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Businessweek Archives

Phones Just Get Smaller And Smaller...

Developments to Watch


CELLULAR PHONES ARE getting so small you can't cradle them on your shoulder without inviting a trip to the chiropractor. Two companies are doing something about that.

In a bow to Dick Tracy, Japan's Nippon Telegraph & Telephone Corp. has developed a prototype phone that fits into a wristwatch weighing just 2 1/2 ounces (photo). There's no touch pad, because a user dials by speaking. The lithium-ion battery and antenna are in the watchband. NTT researchers hope to develop batteries by early 1998 that will make the phone powerful enough to work with Japan's digital cellular service, the personal handyphone system.

But as Dick Tracy knows, speaking into a wristwatch ties up your arm. Aura Communications Inc., a year-old Wilmington (Mass.) startup, solves that by breaking a phone into two parts. One part fits in the ear and has a lightweight arm extending to the mouth. The other goes in a pocket. Instead of infrared or radio waves, the two parts communicate by inducing magnetic fields in each other. This consumes little power at short range, so one rechargeable button cell gives the earpiece at least eight hours' use.

Aura says its patented magnetic-induction system could be used with other phones, including cordless sets for home and office. It's selling its technology to phone makers. The first systems should go on sale early next year, says President Frank A. Waldman.EDITED BY PETER COY By Steven V. BrullReturn to top

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DUTCH CHEMISTS HAVE COME up with a molecule that gloms onto and removes tiny bits of impurities in water--from gold to radioactive waste.

The molecule is an advance over existing water-purification systems, many of which work on the principle of ion exchange. Impurities in a solution break down into positively and negatively charged ions. Ion-exchange systems remove only one set of the ions, either the positive ones, such as calcium or cesium, or the negative ones, such as chlorides or phosphates.

The Dutch molecule--which is incorporated into a filtration membrane--gets rid of both positively and negatively charged ions, says team leader David N. Reinhoudt, head of the department of supramolecular chemistry and technology at the University of Twente in Enschede.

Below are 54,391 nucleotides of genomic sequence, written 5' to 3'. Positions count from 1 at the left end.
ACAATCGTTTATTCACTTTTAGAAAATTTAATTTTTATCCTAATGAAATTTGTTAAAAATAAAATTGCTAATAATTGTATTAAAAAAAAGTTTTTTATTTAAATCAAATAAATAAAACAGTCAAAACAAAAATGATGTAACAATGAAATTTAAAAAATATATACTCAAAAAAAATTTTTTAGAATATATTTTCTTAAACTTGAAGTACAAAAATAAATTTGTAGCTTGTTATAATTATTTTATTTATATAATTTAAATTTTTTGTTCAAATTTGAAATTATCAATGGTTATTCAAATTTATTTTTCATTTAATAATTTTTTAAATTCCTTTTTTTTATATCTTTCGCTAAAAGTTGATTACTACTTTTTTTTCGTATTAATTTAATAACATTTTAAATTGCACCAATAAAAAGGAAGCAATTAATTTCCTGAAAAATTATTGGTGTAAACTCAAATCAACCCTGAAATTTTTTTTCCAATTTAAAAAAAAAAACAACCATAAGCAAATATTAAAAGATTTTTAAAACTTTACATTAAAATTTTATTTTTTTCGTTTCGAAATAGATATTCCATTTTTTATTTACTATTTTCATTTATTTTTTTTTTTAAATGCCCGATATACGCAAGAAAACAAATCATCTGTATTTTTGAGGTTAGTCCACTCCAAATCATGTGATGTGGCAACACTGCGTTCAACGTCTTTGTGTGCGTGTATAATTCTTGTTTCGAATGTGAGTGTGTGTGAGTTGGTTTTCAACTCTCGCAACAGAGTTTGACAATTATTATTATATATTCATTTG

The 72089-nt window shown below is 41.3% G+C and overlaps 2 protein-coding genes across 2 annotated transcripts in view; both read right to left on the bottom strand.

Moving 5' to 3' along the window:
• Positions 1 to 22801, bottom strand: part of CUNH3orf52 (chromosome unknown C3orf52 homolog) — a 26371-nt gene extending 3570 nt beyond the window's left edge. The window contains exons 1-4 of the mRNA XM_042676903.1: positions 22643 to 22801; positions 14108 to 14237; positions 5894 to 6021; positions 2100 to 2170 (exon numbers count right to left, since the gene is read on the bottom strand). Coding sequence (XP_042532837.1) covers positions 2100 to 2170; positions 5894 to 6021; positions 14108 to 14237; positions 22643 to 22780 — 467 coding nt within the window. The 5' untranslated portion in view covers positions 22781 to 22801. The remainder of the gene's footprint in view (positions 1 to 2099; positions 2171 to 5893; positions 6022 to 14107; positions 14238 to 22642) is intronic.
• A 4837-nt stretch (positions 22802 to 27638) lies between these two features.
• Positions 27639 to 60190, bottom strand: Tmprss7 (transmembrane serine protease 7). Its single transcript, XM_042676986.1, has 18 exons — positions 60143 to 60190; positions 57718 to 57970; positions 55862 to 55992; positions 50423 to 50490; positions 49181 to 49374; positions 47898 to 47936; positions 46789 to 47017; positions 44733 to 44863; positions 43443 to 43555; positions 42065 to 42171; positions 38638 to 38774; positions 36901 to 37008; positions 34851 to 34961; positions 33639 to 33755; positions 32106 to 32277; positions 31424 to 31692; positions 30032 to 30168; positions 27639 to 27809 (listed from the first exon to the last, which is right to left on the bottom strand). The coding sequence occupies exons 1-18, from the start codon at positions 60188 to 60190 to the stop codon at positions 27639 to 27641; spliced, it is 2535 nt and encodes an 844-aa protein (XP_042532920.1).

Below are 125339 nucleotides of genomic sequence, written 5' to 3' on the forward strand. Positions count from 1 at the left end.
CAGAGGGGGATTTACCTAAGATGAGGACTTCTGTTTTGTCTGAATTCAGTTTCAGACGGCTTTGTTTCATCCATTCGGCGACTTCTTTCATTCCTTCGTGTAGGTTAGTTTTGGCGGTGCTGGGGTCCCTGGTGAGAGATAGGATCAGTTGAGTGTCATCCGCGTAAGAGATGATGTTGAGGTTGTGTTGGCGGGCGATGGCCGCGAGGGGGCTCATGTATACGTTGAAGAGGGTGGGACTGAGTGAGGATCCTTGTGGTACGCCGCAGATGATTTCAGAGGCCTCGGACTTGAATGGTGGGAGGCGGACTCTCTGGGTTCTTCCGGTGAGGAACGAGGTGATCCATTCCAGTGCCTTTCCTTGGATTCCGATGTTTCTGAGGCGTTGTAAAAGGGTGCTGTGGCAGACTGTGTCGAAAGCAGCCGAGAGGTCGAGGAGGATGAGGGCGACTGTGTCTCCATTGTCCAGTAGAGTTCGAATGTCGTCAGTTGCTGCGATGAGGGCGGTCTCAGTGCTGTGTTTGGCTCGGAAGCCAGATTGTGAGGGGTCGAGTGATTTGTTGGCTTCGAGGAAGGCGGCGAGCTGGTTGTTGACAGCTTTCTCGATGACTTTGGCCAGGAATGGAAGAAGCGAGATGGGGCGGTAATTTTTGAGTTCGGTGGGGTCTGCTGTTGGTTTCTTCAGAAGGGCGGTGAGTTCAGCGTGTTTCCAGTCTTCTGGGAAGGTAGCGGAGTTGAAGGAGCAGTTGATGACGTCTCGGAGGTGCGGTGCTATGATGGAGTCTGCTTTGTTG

The molecule operates in two stages. First, it draws the positive ions to one end. The capture of those substances changes the other end of the molecule so it can capture the negative ions that remain. Also, it can be tailored to grab specific ions, even in tiny amounts that other processes miss. A Dutch company Reinhoudt declines to name has right of first refusal on the molecular trap.EDITED BY PETER COYReturn to top


AN ONLINE BROKERAGE FOR electronics parts could help manufacturers get needed components faster and sell excess inventory. Modeled on a stock exchange, the Internet-based FastParts Inc. ( brings buyers and sellers together anonymously and acts as a clearinghouse, charging a small fee for each transaction.

Electronics makers typically end up with about 10% excess inventory because of design changes and production shifts. Today, those parts are sold to brokers, usually at a big loss. FastParts aims to cut out the middleman and speed up the process. Gerry Haller, the company's CEO, admits it's relatively easy to set up an Internet trading floor. FastParts' edge, he says, will be its security, systems management, and billing.

Some distributors aren't convinced. "A lot of people are interested in something like this," says Peter Hartman, vice-president of distributor Americomm in San Jose, Calif. "But my confidence level in doing business strictly on the Internet is pretty low right now."EDITED BY PETER COY By Andy ReinhardtReturn to top

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